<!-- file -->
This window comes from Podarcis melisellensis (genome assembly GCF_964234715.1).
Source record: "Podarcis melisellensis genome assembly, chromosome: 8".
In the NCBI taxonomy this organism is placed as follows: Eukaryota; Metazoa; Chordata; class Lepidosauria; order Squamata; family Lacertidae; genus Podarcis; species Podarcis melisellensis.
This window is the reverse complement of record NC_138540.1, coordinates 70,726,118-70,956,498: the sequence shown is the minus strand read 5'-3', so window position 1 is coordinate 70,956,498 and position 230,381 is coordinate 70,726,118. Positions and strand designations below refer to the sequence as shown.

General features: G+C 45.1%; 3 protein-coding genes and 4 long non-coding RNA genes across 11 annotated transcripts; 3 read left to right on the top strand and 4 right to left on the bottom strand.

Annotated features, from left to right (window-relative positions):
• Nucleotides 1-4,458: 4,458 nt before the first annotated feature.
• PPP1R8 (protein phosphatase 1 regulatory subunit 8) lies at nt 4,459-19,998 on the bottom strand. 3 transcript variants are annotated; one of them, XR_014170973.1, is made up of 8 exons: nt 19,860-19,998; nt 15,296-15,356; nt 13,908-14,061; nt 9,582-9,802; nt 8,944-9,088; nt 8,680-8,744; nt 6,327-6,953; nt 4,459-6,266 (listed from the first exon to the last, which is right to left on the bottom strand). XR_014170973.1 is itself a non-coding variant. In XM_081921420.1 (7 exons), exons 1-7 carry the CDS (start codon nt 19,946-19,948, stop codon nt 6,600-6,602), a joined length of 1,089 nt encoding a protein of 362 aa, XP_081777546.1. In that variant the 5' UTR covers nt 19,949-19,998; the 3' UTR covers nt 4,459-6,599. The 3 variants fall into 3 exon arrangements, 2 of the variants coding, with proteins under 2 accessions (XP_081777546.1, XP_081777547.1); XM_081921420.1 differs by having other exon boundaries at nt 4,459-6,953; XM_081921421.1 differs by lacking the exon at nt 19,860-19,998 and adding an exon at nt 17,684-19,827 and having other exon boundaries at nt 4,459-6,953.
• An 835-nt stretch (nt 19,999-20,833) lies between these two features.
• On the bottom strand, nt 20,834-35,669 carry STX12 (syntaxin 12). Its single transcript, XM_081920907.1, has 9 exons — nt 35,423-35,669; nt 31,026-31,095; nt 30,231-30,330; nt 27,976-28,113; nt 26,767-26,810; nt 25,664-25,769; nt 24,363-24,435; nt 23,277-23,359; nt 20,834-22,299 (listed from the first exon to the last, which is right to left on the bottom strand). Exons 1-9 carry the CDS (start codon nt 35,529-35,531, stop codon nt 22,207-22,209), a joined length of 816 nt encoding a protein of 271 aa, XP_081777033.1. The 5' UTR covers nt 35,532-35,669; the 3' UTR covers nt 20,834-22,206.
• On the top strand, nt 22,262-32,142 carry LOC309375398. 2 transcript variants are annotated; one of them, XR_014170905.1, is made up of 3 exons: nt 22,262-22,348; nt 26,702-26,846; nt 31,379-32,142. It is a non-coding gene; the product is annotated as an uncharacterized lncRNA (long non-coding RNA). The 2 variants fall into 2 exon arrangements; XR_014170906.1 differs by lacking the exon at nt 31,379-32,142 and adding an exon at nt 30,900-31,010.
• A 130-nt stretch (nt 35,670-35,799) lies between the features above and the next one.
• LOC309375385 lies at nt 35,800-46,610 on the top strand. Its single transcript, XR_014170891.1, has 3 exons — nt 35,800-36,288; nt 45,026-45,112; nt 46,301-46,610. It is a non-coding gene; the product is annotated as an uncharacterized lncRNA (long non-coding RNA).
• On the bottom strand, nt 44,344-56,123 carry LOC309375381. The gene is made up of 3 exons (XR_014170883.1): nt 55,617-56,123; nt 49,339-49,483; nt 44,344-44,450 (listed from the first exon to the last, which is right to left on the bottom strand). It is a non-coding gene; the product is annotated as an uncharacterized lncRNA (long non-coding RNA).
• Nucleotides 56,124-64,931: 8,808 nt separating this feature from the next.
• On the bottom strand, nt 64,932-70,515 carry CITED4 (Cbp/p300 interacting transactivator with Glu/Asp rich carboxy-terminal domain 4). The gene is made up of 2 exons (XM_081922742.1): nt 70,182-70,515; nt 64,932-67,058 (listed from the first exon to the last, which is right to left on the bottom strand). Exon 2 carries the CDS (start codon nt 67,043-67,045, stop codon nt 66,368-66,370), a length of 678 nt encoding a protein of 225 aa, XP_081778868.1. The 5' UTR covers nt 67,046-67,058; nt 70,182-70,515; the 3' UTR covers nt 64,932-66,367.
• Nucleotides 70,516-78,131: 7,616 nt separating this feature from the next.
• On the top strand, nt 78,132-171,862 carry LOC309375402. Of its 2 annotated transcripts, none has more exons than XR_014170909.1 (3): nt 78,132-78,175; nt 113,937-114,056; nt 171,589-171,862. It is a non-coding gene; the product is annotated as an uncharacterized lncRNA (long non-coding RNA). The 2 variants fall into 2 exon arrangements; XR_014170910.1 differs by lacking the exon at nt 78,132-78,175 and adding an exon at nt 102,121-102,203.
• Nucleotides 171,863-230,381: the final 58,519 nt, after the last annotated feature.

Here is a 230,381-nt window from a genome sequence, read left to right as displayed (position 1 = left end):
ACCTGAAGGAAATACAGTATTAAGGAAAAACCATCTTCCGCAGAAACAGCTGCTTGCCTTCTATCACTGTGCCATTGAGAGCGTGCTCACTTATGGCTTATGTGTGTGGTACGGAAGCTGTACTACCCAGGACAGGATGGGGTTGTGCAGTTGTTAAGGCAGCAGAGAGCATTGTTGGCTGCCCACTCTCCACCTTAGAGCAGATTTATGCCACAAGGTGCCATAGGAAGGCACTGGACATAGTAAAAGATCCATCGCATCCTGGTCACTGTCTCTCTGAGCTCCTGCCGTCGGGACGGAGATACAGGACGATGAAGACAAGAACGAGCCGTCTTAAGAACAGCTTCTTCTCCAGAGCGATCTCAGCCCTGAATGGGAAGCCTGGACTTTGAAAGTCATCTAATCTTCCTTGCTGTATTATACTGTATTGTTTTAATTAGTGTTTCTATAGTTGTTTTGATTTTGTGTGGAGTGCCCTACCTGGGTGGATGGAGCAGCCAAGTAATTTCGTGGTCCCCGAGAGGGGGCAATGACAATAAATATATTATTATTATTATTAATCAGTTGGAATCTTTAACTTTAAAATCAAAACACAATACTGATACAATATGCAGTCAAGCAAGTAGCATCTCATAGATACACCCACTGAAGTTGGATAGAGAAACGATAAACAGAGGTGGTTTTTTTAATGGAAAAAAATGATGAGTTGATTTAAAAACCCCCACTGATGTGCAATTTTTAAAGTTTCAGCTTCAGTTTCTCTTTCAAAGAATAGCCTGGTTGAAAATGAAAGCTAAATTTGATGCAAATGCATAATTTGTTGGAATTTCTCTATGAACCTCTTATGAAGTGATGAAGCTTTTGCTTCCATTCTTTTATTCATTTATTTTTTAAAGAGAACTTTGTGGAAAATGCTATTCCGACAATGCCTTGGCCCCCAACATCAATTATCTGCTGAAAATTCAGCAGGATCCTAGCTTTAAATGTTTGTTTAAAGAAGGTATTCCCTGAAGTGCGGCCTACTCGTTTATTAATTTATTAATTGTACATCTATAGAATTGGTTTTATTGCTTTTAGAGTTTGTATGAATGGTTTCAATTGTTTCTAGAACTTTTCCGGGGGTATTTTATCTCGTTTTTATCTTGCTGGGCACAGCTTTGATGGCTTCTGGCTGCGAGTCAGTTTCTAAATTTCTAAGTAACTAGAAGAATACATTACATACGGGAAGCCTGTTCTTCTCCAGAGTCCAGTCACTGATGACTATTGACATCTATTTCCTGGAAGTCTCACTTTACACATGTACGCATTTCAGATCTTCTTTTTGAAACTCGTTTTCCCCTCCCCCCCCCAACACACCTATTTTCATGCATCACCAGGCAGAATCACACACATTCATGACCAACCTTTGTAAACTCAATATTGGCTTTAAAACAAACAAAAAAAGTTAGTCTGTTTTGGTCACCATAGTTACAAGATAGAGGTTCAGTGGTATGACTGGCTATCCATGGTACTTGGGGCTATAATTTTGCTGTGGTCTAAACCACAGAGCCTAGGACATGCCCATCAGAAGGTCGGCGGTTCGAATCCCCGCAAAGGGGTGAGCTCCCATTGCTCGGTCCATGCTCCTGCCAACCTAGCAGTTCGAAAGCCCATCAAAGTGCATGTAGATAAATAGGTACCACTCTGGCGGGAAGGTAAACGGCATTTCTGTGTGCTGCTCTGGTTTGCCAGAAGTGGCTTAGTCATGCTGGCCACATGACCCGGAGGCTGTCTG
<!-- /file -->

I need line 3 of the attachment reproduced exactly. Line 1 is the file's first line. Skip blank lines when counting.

In the NCBI taxonomy this organism is placed as follows: Eukaryota; Metazoa; Chordata; class Lepidosauria; order Squamata; family Lacertidae; genus Podarcis; species Podarcis melisellensis.